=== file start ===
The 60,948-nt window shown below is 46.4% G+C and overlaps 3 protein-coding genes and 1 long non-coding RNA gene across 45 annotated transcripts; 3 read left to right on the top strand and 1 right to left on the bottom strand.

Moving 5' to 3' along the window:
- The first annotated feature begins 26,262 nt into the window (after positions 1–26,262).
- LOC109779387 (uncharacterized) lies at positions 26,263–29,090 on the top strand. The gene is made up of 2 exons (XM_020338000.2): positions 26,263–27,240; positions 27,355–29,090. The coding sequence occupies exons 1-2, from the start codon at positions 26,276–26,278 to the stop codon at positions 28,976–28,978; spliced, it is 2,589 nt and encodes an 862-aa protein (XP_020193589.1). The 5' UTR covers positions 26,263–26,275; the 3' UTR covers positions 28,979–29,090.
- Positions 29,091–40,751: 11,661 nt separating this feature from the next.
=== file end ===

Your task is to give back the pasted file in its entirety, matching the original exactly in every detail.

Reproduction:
The 60,948-nt window shown below is 46.4% G+C and overlaps 3 protein-coding genes and 1 long non-coding RNA gene across 45 annotated transcripts; 3 read left to right on the top strand and 1 right to left on the bottom strand.

Moving 5' to 3' along the window:
- The first annotated feature begins 26,262 nt into the window (after positions 1–26,262).
- LOC109779387 (uncharacterized) lies at positions 26,263–29,090 on the top strand. The gene is made up of 2 exons (XM_020338000.2): positions 26,263–27,240; positions 27,355–29,090. The coding sequence occupies exons 1-2, from the start codon at positions 26,276–26,278 to the stop codon at positions 28,976–28,978; spliced, it is 2,589 nt and encodes an 862-aa protein (XP_020193589.1). The 5' UTR covers positions 26,263–26,275; the 3' UTR covers positions 28,979–29,090.
- Positions 29,091–40,751: 11,661 nt separating this feature from the next.